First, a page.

Florida is doing better in its efforts to offer school breakfasts to low-income students. But it still isn't doing good enough, according to a report released by Florida Impact and the Food Research and Action Center in Washington, D.C.
An announcement posted by Kirsten Bokenkamp of the Food Research and Action Center reports that 46.9 out of 100 low-income children in Florida received breakfast at school during the 2011-12 school year, an increase from 45.5 children the year before.
However, the center said Florida is lagging behind the national average of 50 out of 100 low-income children receiving breakfast.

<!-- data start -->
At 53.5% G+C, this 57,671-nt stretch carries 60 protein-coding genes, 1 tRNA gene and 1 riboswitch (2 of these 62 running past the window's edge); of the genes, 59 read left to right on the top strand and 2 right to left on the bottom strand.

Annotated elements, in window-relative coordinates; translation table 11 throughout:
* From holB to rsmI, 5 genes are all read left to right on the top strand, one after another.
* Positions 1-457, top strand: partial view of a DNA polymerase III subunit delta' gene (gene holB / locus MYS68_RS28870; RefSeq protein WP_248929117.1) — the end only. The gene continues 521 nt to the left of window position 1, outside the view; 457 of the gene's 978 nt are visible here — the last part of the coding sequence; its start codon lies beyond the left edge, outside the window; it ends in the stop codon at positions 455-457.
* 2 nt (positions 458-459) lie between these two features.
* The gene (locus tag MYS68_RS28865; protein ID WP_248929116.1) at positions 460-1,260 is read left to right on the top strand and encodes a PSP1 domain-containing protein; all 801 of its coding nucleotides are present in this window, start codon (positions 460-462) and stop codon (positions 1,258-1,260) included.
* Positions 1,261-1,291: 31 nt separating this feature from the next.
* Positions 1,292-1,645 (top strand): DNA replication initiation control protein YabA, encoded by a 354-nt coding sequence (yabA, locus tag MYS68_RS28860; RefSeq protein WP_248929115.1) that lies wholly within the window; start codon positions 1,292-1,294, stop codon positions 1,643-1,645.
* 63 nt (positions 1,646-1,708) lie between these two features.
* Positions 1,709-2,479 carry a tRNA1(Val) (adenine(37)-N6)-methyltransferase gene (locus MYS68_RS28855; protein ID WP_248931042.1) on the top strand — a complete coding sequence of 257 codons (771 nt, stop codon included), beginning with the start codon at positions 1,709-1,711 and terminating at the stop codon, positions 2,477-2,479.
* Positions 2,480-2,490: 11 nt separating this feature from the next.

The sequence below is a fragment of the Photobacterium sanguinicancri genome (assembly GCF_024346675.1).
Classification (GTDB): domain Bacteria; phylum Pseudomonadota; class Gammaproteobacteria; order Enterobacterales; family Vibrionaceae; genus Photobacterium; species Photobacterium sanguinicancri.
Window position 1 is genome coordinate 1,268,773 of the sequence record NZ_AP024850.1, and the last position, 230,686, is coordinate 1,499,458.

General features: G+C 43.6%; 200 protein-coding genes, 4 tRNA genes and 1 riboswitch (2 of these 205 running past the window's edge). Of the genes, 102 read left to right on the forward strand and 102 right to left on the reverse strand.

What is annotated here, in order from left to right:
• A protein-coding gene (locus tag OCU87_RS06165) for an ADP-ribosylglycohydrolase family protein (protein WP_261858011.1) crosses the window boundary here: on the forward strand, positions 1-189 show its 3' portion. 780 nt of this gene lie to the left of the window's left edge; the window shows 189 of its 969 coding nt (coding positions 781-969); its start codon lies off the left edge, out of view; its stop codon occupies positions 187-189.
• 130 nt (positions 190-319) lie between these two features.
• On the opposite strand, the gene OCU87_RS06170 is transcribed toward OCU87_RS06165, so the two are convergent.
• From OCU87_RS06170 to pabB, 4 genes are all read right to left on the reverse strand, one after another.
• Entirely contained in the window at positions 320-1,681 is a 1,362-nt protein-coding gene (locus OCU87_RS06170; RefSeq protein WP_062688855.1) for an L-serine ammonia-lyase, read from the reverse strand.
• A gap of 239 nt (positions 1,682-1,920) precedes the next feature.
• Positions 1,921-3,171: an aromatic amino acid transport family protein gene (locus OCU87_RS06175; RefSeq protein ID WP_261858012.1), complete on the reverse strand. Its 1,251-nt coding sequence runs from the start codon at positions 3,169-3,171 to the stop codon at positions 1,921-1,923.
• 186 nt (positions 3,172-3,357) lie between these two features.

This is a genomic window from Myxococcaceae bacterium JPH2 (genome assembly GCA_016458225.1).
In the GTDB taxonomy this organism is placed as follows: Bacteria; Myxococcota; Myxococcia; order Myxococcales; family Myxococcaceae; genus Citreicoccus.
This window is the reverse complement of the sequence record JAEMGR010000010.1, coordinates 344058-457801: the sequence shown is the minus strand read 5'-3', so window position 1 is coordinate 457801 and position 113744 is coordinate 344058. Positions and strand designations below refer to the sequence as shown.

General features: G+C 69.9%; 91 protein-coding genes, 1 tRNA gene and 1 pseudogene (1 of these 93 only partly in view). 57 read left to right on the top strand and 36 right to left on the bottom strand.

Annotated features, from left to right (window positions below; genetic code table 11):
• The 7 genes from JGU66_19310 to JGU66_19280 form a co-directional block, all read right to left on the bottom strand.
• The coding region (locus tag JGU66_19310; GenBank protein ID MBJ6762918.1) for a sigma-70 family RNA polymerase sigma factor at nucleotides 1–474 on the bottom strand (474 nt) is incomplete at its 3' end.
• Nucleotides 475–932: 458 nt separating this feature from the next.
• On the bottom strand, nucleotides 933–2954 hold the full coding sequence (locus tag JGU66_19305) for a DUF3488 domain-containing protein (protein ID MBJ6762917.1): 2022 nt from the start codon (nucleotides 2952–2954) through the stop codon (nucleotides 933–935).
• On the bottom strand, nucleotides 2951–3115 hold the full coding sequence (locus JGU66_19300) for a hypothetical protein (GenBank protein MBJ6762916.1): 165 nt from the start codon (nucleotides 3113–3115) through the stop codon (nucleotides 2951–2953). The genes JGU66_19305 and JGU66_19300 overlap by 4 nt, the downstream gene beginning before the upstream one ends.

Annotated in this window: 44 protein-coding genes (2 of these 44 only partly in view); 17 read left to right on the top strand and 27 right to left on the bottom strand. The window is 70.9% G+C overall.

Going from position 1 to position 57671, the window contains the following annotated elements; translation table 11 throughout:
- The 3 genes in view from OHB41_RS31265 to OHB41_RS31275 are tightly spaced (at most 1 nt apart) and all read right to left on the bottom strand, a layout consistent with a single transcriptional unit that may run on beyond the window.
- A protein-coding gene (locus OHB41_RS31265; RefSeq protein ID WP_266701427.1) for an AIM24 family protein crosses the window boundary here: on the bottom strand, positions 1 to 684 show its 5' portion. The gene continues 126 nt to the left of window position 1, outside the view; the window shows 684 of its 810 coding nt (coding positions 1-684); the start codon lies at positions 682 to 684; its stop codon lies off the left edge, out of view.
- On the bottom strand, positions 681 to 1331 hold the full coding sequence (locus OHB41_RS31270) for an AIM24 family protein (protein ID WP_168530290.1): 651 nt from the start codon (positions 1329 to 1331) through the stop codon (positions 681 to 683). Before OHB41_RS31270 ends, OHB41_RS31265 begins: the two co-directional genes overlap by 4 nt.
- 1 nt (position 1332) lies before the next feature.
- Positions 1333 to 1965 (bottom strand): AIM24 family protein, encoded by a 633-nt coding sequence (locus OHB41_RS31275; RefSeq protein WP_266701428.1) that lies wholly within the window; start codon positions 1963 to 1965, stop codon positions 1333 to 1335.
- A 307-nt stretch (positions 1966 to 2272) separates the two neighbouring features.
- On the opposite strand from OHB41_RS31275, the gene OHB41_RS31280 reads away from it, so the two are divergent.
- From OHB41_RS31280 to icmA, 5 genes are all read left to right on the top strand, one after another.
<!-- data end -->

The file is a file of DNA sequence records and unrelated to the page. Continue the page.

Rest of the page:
The center says, ideally, 70 out of 100 children should be part of a school breakfast program.
“While some counties have been successful, Florida must make breakfast more accessible to students. Expanding participation in breakfast is one of the most effective ways of promoting health and academic success for low-income children,” said Dr. Debra Susie, Florida Impact’s executive director. “Improving participation rates will lead to healthier and hunger-free children who start the day ready to learn.”
To read more about the report, click here.